A new study has proven that being bullied during childhood directly increases the likelihood of self- harm in late adolescence.
The analysis, led by researchers from the University of Warwick in association with colleagues at the University of Bristol, highlights that being bullied at primary school age can cause enough distress to significantly increase the risk of self-harming in later adolescence.
Almost 5,000 participants in the Children of the 90s study were assessed for exposure to bullying between seven and ten years of age and later asked whether they had engaged in self-harm at sixteen to seventeen years.
The study found that 16.5% of 16-17 year olds had self-harmed in the previous year, and 26.9% of these did so because they felt as though they 'wanted to die'. Those who were subjected to chronic bullying over a number of years at primary school were nearly five times more likely to self-harm six to seven years later in adolescence.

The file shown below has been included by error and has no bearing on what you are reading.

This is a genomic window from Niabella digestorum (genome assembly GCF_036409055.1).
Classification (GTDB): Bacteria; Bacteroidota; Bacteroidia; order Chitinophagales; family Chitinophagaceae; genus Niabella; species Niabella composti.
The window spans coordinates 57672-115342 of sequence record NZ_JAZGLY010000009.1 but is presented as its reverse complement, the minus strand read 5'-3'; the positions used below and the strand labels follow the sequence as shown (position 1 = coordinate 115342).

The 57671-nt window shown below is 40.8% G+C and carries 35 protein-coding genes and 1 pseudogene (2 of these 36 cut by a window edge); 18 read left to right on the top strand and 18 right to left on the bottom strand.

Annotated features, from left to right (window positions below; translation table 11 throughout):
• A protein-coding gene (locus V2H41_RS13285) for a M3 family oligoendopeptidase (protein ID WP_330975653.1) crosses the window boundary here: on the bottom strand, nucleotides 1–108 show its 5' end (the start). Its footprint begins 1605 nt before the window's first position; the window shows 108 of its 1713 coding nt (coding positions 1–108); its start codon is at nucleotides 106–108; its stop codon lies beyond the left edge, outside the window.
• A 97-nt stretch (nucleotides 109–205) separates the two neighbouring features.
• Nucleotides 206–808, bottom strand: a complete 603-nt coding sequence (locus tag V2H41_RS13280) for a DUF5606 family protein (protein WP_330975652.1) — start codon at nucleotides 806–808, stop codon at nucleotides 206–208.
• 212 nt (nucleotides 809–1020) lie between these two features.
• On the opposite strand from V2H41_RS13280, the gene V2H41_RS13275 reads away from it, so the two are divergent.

Professor Dieter Wolke of the University of Warwick explained, "It is further evidence for doing away with the myth that bullying at a young age can be viewed as a harmless rite of passage. I'd like to see clinicians routinely asking children about bullying - from name calling to more physical acts of abuse. The importance of this early intervention should not be understated. If we were able to eliminate bullying, while other exposures remained constant, there would be a potential to prevent 20% of all self-harm cases."
The research was published in the Journal of the American Academy of Child & Adolescent Psychiatry.
Have something to say about this article? Leave your comment via Facebook below!
Recently by Jim Liebelt
- What's Hot? 08/22/14Friday, August 22, 2014
- Brain Imaging Shows Differences in Risk Taking TeensThursday, August 21, 2014
- Physically Neglected Boys Are More Likely To Become Violent AdolescentsWednesday, August 20, 2014
- Cost of Raising a Child Born in 2013 Nears $250KTuesday, August 19, 2014
- Fewer Children Being Born Outside Of Marriage Monday, August 18, 2014
Recently on Crosswalk Blogs
Add Crosswalk.com content to your siteBrowse available content